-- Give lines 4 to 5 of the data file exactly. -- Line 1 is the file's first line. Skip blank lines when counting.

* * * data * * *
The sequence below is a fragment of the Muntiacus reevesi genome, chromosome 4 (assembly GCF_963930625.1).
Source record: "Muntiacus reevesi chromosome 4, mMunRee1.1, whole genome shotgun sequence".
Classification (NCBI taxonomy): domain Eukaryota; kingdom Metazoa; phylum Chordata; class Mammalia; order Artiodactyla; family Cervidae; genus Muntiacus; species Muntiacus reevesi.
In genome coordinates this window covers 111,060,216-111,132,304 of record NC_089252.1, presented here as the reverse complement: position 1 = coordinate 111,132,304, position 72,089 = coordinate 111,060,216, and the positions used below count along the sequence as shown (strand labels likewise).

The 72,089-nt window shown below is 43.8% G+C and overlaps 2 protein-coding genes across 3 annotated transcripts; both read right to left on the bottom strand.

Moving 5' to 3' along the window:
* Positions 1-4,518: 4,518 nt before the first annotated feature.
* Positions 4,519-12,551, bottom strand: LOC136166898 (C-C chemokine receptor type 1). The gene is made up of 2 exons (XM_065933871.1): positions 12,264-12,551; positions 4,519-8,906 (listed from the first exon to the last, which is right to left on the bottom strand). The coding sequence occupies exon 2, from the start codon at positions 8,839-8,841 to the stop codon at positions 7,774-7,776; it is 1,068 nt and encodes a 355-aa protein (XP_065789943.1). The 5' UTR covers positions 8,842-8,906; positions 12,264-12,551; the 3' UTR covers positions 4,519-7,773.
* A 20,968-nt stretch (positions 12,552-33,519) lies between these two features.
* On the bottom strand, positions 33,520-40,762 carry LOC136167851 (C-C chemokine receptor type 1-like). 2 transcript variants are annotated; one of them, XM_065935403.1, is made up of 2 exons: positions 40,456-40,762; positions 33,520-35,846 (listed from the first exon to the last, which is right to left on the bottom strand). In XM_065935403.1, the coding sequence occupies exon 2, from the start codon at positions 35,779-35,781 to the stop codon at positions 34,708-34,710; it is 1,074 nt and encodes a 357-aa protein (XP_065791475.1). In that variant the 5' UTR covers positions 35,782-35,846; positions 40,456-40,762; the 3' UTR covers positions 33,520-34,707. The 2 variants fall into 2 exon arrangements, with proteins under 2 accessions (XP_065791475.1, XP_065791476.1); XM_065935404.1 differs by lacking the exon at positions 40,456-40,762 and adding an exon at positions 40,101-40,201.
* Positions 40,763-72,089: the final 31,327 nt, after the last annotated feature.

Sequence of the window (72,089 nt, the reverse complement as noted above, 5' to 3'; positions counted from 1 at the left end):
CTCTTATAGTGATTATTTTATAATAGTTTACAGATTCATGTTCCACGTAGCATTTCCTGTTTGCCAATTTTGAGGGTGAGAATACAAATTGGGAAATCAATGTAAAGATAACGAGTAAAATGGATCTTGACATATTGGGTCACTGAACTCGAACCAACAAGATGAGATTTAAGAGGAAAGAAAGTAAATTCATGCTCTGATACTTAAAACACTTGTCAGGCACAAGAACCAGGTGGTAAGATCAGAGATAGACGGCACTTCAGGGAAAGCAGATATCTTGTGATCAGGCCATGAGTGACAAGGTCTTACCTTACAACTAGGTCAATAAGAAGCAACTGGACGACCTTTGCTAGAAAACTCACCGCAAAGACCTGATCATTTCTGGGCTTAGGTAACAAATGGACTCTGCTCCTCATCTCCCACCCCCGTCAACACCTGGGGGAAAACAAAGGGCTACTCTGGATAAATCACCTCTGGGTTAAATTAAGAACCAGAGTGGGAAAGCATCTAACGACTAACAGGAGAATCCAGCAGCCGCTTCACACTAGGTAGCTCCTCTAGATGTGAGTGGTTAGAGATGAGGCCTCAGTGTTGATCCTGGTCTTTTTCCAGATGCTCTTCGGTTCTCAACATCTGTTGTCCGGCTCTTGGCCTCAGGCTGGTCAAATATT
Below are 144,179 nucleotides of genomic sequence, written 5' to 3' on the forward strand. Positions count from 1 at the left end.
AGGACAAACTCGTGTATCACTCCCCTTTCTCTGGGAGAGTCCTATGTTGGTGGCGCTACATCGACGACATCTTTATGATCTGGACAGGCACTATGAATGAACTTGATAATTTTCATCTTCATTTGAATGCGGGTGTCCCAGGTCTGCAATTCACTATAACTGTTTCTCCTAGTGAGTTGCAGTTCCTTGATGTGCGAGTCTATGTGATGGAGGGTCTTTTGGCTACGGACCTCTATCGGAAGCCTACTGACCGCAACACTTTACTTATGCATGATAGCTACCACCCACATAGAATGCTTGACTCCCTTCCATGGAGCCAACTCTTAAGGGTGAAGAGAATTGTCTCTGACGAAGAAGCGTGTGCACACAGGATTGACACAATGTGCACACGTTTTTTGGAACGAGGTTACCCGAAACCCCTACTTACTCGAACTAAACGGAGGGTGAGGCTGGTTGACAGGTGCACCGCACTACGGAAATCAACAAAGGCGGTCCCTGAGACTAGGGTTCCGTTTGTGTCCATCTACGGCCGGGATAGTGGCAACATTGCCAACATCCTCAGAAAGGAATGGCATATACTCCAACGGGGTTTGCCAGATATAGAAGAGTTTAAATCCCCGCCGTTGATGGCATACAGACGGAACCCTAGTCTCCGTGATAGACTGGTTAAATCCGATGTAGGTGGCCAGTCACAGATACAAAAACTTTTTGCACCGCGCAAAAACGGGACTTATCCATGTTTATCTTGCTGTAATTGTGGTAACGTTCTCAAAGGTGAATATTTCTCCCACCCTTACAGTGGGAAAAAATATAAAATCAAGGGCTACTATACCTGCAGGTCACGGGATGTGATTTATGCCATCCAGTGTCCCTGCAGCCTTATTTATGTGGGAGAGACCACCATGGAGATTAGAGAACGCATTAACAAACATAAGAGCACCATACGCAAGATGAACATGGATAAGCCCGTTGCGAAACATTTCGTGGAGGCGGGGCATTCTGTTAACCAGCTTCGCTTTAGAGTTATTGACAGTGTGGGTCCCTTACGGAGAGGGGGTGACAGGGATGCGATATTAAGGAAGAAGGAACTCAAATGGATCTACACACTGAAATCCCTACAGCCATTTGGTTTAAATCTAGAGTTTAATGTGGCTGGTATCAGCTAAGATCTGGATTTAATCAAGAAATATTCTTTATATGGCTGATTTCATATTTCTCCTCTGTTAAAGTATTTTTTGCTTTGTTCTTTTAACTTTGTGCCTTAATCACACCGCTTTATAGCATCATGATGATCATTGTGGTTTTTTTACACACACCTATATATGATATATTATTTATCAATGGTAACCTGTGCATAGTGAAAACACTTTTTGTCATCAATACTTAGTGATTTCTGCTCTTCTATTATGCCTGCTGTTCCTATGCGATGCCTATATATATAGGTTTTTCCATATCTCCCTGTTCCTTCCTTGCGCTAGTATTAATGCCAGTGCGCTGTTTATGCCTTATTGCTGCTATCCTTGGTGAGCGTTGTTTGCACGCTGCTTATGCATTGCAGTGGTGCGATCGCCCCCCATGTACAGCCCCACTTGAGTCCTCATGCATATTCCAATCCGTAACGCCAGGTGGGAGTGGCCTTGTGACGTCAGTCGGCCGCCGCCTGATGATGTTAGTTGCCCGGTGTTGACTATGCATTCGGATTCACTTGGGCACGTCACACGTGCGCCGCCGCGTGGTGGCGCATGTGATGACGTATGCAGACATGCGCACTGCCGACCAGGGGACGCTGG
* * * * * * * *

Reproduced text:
In genome coordinates this window covers 111,060,216-111,132,304 of record NC_089252.1, presented here as the reverse complement: position 1 = coordinate 111,132,304, position 72,089 = coordinate 111,060,216, and the positions used below count along the sequence as shown (strand labels likewise).

The 72,089-nt window shown below is 43.8% G+C and overlaps 2 protein-coding genes across 3 annotated transcripts; both read right to left on the bottom strand.